Tag Archives: childhood

1569. A birthday treat

(The closing sentence for this story was suggested by Alex of Alex Raphael.)

Now that I’m older (I should perhaps say “old) I look back at my childhood and marvel. There were four of us, Natalie, Bevin, Cordelia, and myself. Our parents didn’t have much to go on. Dad was injured in the First World War and was frequently in hospital. It was his knees. Our mother made ends meet by cleaning other people’s houses. But us kids never went without.

When I say “never went without” I don’t mean luxuries like ice cream and vacations in Paris, I mean we had enough food (usually), and clothes to keep us warm, and school stuff. I realize now that our parents frequently went without themselves.

It was my eighth birthday. We never got much for our birthday, except perhaps a special cake our mother would bake, or maybe some homemade party hats, or some oranges. It was always a treat. On this particular birthday all four of us kids were messing around down at the creek, and we heard our mother call “Yoo-hoo, children!” It was a hot summer’s day. It was cool messing down in the creek.

“Yoo-hoo, children! Yoo-hoo!”

“What is it?” we called.

“Yoo-hoo children! I have a treat! It’s a watermelon!”

A watermelon! We’d never had a watermelon before! We started running immediately.

1345. The downs of childhood

Karl lost his mother when he was three years old. Now he was seven. His father had married again a year after Karl’s mother died. The step-mother was not very nice, and had three children of her own who were a little bit older than Karl. There was Margarette, Suzette and Angelo. Karl didn’t have any brothers or sisters of his own.

One day at school, Karl’s teacher dropped dead in the classroom. Just like that. It was very traumatic. The whole class got free counselling. Then Karl got his foot jammed while playing outside and he had to have his leg in plaster for six weeks.

When his father suffered severe injuries in a car accident, Karl was looked after by his step-mother. That was when the most horrible thing in his life happened. It made all other tragedies look like nothing.

His step-sister, Suzette, told him that Santa Claus was not true.

Poem 77: Now that summer’s over

Now that summer’s over
I’m a season older, and find
each summer season mines
less memories. It’s kind of sad
to think of times we had.
The heat-strewn days were glad when we
were children; so carefree,
chasing bees, climbing trees – the days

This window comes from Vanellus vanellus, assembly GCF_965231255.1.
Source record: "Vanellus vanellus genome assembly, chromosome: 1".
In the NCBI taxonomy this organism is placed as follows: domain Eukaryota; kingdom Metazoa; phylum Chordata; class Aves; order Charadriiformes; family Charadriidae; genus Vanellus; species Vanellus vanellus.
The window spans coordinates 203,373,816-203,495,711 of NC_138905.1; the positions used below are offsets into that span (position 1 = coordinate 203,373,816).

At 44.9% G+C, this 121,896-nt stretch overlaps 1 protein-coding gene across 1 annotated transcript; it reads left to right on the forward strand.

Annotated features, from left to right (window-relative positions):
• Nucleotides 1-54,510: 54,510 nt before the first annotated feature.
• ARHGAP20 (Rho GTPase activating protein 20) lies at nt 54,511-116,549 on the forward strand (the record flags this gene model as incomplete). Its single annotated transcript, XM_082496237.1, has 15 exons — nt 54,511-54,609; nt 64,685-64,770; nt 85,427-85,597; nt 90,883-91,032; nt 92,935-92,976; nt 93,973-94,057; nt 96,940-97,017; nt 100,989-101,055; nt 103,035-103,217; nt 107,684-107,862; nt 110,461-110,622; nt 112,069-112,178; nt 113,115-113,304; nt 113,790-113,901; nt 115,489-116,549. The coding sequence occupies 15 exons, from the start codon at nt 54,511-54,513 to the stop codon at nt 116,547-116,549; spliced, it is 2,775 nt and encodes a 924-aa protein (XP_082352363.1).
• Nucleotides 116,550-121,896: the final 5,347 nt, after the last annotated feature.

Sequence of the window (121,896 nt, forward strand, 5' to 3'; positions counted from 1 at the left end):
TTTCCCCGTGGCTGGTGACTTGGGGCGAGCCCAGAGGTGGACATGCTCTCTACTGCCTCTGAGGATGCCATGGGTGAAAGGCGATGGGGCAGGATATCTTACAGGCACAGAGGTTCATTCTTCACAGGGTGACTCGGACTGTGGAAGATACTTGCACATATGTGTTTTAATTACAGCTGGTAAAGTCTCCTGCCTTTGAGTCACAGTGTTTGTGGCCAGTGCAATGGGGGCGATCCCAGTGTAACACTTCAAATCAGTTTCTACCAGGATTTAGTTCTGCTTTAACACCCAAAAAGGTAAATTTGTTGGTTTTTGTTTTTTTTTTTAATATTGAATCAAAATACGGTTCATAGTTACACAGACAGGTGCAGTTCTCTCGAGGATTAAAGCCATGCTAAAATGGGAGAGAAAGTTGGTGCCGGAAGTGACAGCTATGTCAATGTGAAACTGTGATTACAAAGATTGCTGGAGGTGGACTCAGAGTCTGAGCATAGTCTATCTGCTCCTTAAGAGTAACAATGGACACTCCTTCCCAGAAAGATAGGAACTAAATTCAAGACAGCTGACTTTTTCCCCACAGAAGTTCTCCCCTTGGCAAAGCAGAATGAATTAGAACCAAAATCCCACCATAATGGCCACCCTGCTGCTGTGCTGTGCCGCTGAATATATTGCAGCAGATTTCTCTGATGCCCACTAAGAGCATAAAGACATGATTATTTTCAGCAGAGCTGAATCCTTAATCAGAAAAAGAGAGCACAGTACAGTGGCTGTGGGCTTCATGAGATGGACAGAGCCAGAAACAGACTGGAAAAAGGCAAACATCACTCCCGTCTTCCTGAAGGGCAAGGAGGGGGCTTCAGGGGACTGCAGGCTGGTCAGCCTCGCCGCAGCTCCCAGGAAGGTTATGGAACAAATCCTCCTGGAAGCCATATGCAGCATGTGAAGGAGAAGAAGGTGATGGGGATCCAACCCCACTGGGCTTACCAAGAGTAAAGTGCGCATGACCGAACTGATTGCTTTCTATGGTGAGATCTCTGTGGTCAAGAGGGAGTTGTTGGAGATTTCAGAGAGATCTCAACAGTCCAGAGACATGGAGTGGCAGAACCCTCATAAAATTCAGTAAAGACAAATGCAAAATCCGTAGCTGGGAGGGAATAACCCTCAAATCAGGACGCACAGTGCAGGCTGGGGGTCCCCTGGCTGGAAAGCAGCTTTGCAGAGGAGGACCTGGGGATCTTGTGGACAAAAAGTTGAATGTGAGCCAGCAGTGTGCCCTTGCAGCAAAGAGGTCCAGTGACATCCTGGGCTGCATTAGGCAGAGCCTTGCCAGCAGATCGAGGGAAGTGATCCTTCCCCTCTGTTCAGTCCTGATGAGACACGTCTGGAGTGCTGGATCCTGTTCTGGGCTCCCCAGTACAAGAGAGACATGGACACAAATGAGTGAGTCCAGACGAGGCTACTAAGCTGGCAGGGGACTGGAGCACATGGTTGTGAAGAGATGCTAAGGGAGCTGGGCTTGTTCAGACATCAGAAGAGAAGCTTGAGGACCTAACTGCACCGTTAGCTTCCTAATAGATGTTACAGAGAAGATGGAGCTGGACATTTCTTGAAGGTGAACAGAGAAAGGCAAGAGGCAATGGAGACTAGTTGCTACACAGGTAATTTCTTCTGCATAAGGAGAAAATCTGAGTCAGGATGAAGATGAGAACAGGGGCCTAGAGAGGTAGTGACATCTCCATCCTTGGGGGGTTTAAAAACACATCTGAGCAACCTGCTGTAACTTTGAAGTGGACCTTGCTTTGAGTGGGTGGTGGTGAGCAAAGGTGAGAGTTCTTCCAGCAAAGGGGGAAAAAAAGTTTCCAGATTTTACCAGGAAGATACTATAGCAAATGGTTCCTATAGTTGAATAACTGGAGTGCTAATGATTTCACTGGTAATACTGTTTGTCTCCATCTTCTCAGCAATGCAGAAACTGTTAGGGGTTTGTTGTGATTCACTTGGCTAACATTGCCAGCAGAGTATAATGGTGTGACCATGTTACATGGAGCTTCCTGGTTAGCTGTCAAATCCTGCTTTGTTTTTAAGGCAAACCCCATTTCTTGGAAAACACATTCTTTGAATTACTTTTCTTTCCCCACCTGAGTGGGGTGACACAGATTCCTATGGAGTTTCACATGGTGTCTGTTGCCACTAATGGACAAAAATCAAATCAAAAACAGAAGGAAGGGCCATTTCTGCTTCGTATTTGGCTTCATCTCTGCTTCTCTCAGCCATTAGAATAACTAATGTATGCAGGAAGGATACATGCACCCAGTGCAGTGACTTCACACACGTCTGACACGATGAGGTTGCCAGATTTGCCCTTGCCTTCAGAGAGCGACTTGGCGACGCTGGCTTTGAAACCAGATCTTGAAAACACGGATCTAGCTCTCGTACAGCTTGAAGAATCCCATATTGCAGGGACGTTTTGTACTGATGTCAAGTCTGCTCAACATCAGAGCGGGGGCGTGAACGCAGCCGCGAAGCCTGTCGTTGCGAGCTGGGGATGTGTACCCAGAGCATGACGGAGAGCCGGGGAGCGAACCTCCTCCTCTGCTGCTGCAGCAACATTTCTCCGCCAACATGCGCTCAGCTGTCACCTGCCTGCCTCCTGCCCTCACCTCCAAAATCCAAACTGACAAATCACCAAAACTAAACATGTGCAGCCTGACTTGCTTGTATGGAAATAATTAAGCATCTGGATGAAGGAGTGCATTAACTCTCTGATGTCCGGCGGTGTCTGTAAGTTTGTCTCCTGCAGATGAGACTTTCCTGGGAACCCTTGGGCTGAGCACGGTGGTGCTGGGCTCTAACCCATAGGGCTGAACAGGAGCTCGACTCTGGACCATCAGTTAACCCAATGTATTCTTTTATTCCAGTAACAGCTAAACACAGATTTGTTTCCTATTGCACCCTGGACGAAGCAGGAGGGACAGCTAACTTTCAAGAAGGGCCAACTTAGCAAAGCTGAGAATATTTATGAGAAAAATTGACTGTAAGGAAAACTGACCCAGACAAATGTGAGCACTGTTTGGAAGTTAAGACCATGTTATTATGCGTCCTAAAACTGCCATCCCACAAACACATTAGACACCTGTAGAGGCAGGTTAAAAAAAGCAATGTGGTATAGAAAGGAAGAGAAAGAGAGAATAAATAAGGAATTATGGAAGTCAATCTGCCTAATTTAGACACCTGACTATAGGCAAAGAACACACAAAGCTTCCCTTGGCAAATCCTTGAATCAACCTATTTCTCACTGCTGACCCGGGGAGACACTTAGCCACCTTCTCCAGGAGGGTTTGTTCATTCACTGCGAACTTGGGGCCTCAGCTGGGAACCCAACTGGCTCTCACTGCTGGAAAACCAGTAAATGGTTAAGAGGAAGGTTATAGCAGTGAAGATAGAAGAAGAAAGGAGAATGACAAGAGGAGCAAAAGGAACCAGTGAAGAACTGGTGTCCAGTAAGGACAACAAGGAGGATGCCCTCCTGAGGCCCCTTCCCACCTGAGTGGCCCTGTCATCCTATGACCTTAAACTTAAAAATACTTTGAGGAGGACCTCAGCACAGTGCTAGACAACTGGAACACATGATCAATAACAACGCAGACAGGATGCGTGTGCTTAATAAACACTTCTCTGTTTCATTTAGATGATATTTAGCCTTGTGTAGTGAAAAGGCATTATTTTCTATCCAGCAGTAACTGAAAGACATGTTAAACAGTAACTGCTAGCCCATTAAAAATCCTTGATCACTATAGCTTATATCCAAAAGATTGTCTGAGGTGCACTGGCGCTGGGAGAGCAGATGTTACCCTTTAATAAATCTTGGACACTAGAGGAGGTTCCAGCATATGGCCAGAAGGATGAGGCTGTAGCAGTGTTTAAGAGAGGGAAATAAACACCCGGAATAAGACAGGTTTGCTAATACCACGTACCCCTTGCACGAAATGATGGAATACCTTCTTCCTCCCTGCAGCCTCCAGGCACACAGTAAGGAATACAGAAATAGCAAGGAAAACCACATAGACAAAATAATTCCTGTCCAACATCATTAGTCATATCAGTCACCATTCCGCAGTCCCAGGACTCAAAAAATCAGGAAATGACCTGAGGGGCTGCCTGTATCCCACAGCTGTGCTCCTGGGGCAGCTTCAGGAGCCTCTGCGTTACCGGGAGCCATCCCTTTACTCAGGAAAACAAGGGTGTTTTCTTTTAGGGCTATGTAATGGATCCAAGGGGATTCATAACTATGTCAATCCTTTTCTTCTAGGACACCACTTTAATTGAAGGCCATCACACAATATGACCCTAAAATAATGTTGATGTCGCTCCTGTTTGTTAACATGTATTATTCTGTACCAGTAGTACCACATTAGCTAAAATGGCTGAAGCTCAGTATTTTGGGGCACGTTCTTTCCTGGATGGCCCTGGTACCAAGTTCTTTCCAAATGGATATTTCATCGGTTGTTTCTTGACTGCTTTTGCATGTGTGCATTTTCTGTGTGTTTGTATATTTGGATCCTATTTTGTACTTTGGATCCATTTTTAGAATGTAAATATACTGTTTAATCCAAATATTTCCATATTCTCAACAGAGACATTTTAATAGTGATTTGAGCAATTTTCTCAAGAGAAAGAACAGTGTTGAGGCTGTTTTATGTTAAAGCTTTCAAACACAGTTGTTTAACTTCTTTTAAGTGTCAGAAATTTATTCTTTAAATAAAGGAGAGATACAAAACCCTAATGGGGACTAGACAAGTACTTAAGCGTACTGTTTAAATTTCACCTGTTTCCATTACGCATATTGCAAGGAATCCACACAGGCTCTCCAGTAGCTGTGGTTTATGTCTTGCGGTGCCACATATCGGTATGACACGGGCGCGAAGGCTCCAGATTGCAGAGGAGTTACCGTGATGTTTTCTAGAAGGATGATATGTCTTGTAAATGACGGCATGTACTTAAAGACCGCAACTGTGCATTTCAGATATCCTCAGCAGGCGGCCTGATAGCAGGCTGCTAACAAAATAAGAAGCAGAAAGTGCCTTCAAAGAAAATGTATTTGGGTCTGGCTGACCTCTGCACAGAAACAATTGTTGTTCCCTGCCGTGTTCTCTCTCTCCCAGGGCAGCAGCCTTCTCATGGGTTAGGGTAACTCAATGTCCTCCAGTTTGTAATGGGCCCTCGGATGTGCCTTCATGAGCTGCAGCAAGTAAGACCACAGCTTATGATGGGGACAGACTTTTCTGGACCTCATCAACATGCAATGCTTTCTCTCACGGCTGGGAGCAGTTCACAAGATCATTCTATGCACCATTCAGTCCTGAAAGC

all melded in a haze
of ever-sunshine glaze. And yet…

It’s easy to forget
age casts far wider nets to catch
a varied vaster batch
of joys than those dispatched to girls
and boys. For in life’s twirl
of memory there swirls wise dreams
far deeper, so it seems,
than younger days we deem as fine.
Here, in my autumn time,
(I thank this God of mine) there calls
no need to live it all again.

Listen to the poem read aloud HERE!

(Based on the Vietnamese luc bat poetic form. For those who don’t know, I usually challenge myself with a weekly poem using a set poetic form each month).

145. Childhood landscape


Leonard had always boasted to his three kids about where he grew up as a child. It was way in the boonies, in the whop-whops, beyond the black stump, in the sticks, in the outback, way up country. It was beautiful. It was a two hour drive to the nearest shop.

They lived in a river valley, full of trees, and grass, and mountain views. Fresh air! They would ride horses to their tiny rural, single-teacher school. It was an idyllic life on the farm. The sun always shone, so it seemed.

Down the valley flowed a wandering river. They would catch eels there, and trout, and fresh-water crayfish.

It caused a great deal of excitement when driving one summer to visit grandma in the far north. Leonard decided to detour and show his kids his place of childhood.

Soon we will be there…

It’s just around the next corner…

And there it was! Spread below them from their mountain view! A huge hydro dam! The river had been bulldozed, and the entire childhood farm lay drowned under water. Machines had left scars everywhere. The place was a mess. A huge landscape dump, with wires, and pylons, and all that stuff.

It didn’t stop Leonard in the future from boasting to his three kids about where he grew up as a child. It was way in the boonies, in the whop-whops, beyond the black stump, in the sticks, in the outback, way up country. It was beautiful.

“In your dreams, Dad. In your dreams,” said Leonard’s three kids.